Jaguar XK140 Aerodyne

As a car designer, sometimes your life might be not so easy. Depending on where you are employed, you have to adapt to the given house design and style appropriate vehicles. What do you do in such a case if you would like to let off a little steam? You let your thoughts run free in your spare time after work. John Toom, who was employed as a designer at Nissan USA, did the same. He dreamed of a Jaguar with a powerful engine and visual quotes from pre-war coachwork cars made by European coachbuilders. Since the Jaguar brand didn’t exist in its current form before World War 2 (at that time the British company still operated under the name Swallow Sidecars and the abbreviation S.S. Cars, which seemed inappropriate after the war), it was obvious for him to choose a suitable base and then draw his dream car himself. He decided on the chassis of a Jaguar XK140, which resulted in a wheelbase of 2,591 millimeters. Toom designed a two-seater Coupé bodywork that could have come from Pourtout, Figoni & Falaschi or Vanvooren in this form back in the days. Free-standing wide fenders, a high, rounded radiator grille and a curved roof give the ‘Aerodyne’ christened result an unusual appearance for a Jaguar.

John Toom created the sketches on paper and then turned them into clay models. When he was satisfied with the shapes, he made hand-sawn wooden bucks in his garage on which he hammered the steel sheets by hand for days. He spent a total of eleven years working on this project and received help from some colleagues, friends and his daughter Joni, who among other things designed the instrument panel on the dashboard. Unfortunately John Toom passed away before the completion of his dream car. His good friend Ron Kellogg took over the project and presented the Aerodyne to the public for the first time in 2003 after another two years of work. According to the wishes of its builder the car got a dark blue paint job with some chrome accents and a grey leather interior. A special plaque refers to him: “Designer and Coachbuilder John C. Toom”. Under the bonnet there is an inline six-cylinder engine with 3.8 liters displacement from an early Jaguar E-Type (XKE).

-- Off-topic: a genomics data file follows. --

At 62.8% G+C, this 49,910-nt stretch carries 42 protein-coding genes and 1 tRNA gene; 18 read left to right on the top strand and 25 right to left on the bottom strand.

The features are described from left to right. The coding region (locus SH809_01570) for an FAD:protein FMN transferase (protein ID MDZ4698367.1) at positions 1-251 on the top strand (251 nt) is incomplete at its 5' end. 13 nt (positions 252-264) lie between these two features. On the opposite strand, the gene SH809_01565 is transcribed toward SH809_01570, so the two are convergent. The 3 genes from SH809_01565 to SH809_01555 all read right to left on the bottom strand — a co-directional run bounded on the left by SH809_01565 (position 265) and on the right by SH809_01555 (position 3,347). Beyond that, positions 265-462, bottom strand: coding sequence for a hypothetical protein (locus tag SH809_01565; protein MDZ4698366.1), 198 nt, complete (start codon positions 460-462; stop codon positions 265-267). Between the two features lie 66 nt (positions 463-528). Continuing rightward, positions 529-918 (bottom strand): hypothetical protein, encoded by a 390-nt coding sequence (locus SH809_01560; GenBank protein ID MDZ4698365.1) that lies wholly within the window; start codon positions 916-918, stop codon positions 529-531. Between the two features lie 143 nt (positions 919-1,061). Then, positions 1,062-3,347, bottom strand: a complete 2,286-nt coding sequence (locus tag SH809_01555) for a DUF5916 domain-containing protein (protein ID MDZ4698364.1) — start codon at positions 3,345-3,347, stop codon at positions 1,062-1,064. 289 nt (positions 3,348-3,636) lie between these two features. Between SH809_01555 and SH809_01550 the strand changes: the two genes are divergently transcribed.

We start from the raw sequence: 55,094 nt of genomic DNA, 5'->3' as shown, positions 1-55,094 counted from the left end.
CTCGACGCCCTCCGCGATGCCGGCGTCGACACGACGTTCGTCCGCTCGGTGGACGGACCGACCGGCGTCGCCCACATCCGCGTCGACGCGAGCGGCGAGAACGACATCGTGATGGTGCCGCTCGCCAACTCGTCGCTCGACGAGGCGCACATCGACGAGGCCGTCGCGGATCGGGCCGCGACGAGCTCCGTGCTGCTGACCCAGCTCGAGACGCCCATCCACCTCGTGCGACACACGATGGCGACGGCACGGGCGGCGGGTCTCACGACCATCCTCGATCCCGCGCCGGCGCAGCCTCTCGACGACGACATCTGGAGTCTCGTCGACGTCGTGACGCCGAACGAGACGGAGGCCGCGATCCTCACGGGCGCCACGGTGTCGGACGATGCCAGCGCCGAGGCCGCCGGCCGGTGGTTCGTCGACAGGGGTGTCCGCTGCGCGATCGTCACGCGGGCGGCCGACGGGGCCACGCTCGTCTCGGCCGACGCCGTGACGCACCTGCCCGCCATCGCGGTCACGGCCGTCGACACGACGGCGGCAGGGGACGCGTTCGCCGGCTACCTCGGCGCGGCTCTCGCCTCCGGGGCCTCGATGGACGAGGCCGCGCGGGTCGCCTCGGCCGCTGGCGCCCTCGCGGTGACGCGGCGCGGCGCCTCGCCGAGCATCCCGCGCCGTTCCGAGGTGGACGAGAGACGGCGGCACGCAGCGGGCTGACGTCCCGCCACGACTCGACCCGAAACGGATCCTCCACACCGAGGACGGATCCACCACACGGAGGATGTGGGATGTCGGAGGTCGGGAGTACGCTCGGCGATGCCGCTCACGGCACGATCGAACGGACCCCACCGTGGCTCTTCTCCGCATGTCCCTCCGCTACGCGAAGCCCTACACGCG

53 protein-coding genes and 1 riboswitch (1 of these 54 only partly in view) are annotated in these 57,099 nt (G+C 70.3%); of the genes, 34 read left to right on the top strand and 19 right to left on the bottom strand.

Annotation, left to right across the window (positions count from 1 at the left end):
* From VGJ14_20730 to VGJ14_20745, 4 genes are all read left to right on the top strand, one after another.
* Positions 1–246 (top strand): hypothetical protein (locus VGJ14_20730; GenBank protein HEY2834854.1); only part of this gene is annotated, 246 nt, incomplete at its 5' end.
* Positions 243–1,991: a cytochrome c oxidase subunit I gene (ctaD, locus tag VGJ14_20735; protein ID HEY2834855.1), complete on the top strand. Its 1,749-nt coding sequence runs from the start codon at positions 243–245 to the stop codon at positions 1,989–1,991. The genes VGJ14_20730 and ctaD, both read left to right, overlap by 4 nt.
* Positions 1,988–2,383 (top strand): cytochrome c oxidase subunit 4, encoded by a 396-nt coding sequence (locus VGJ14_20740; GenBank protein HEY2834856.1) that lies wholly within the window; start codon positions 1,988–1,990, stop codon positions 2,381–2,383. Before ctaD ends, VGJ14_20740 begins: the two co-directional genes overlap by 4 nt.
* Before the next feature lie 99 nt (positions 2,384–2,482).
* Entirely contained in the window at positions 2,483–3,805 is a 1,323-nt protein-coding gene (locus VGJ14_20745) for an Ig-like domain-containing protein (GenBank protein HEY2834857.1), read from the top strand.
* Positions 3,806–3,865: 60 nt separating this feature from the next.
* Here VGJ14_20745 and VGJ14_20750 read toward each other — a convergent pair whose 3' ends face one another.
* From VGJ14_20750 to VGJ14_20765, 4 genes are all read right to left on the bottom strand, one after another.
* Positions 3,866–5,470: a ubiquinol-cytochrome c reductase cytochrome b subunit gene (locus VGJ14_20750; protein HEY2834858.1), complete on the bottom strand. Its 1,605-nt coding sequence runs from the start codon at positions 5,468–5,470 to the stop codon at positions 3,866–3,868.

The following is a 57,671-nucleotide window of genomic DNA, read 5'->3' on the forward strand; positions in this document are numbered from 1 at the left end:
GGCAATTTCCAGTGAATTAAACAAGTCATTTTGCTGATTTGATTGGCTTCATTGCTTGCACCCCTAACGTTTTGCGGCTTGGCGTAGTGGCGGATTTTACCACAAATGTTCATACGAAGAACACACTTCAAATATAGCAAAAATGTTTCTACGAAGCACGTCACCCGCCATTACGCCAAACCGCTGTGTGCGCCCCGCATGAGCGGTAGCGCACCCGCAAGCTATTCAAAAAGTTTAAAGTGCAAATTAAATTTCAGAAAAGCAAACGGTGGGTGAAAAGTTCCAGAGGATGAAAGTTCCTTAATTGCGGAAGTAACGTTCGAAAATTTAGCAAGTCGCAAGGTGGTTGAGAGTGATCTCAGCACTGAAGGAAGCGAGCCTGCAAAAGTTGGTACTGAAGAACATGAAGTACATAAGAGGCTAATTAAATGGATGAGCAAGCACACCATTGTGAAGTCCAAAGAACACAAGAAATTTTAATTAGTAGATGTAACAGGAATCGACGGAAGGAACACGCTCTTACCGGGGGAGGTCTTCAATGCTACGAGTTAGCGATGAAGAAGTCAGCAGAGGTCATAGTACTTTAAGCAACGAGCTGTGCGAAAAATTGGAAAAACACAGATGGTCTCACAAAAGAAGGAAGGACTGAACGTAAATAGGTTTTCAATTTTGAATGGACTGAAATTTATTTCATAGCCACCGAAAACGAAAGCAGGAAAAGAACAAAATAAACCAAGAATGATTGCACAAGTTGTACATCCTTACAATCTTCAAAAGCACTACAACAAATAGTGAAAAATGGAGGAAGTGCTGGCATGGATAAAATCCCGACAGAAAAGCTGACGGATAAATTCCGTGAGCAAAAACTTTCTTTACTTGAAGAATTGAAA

Gooding & Company is offering this unique Jaguar conversion at their Scottsdale car auction on 17 January. As the car will be auctioned without reserve, it will go to the highest bidder. The auction house expects a hammer price between $ 125,000 and $ 150,000.

Images: Gooding & Company